City rush hour adventures

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Frog in ornamental pond, Fitzroy Gardens, East Melbourne

Sticky-tongued,
I leap and swallow,
kick-swim down
to the cooling depths.
The afternoon suggests digestion.

Above me
a child's shadow throws bread scraps
until called away by a disallowing voice.
The hulls of ducks bunch
then become orderly fleets.
There's always a straggler.

Disturbed days too.
Surface hiss of cigarette butt,
splash and roll of beer can,
trespass of a Labrador —
green reeds bent or broken,
water shuddering.

Night is best.
My croaking
joins the slippery choir
of fellow frogs,
semi-submerged baritones.
We pause to look up at
our silver patrons, the stars,
sad that their applause
wont reach us
for light years.

This is where I belong —
learning the water, alert
to all manner of winged food,
when hailstones or a boy's sharp stick
stab through the green skin of lily pads.

To be a frog
or not to be a frog?
Now, that's an interesting question.

I'll give you my answer
the next time someone
who hasn't got cooking pot eyes
bends down to kiss me. 

 

The scalpel is and isn't a wand

Here are the patients, their
Orifices and organs
Secreting, bleeding, failing, slowly, quickly,
Probed, slit, suctioned, stitched, sent to
Intensive care, in faith, in hope, perhaps beyond medicine's ambitious reach.
The waiting for X-rays, the doctor's verdict as you rub at a spot on your trousers.
All the flowers, get well cards, visitors whose smiles and jokes sometimes falter.
Leaving is best. You feel the sun warm the body that is yours again for a while.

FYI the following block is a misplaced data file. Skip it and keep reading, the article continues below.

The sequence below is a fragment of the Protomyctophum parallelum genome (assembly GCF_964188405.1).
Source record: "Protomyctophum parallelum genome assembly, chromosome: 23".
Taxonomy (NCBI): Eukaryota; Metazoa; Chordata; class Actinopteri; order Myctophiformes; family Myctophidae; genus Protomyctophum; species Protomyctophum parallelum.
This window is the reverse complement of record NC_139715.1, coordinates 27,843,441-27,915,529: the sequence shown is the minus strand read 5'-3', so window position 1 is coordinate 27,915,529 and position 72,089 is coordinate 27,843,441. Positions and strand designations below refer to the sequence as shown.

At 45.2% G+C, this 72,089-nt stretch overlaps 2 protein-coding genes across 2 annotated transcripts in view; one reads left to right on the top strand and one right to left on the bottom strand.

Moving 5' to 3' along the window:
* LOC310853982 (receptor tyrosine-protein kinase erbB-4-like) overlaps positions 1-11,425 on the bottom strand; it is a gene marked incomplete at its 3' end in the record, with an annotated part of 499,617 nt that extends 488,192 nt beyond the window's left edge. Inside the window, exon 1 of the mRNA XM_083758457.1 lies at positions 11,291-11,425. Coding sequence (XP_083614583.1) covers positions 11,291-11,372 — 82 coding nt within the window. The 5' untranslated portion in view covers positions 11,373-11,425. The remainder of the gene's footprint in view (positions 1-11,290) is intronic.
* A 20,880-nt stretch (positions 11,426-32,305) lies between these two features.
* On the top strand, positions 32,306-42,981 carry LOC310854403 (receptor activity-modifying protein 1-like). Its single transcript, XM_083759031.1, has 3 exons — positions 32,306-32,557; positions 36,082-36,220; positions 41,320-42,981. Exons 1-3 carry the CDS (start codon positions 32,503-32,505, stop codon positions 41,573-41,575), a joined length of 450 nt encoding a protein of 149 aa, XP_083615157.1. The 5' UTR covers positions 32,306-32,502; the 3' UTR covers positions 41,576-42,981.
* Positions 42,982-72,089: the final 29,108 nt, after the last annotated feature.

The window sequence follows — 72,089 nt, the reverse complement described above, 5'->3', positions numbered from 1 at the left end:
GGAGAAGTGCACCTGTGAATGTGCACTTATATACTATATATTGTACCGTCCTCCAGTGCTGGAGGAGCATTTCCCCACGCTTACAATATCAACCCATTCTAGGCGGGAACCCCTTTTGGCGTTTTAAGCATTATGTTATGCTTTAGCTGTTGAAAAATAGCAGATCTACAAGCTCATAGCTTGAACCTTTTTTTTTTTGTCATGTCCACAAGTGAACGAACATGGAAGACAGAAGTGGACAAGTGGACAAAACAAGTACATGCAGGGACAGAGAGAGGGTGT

City workers during morning rush hour, Collins Street, Melbourne, 2012

Perhaps not fully awake you exit Parliament Station, alight from trams.
Expected you are — to join the ballet of the brisk.
Rebel by sitting on a park bench. Such a luxury may incite a
Scowl on a passing face. Reading the
Obituaries in The Age may distract, you'll learn how many times a certain
Nuclear scientist was married. This knowledge of a more troubled life may
Allow you to take a break from painting the town grey.
Look up at the bird-borrowed sky. It's not raining rats and tarantulas.

What a gift is hunger. Because of it your ancestors left their caves,
Explored plains, valleys, rivers, seas. Their
Adventures became stories, paintings, songs.
There's the story of each person, on the trains, trams, street corners.
How vulnerable you are, how strong you are. I want to reveal your
Essence via the camera of this poem, as you swarm and
Rush in the business district, glance again at wristwatches. 


Peter Bakowski headshotPeter Bakowski's poems have appeared in literary magazines worldwide and have been translated into Arabic, Bahasa-Indonesion, Bengali, Chinese, French, German, Italian, Japanese and Polish. He has published five collections, most recently Beneath Our Armour, a collection of portrait poems of real and imagined people.  


 

Recent articles by Peter Bakowski.

Notes against a closed-fist mind
Someone will have to go

Topic tags: new australian poems, Peter Bakowski


 

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Existing comments

Thanks Peter, I really enjoyed those imaginative poems.
Jean SIetzema-Dickson | 20 November 2012


The scalpel is and isn't a wand

Here are the patients, their
Orifices and organs
Secreting, bleeding, failing, slowly, quickly,
Probed, slit, suctioned, stitched, sent to
Intensive care, in faith, in hope, perhaps beyond medicine's ambitious reach.
The waiting for X-rays, the doctor's verdict as you rub at a spot on your trousers.
All the flowers, get well cards, visitors whose smiles and jokes sometimes falter.
Leaving is best. You feel the sun warm the body that is yours again for a while.

The paradox of the modern medical model - basically we are all fallible..............

Finding the poetry
a blessings
Jenny Esots | 20 November 2012


Peter, speaking as someone who has recently foregone daily entry into the 'ballet of the brisk', I enjoyed particularly your rush hour poem. Painting the city grey, we new nomads will soon, perhaps, inherit the earth. I loved your frog speaker too. 'Hulls of ducks bunch'. They do, they do.
Bill Wootton | 23 November 2012


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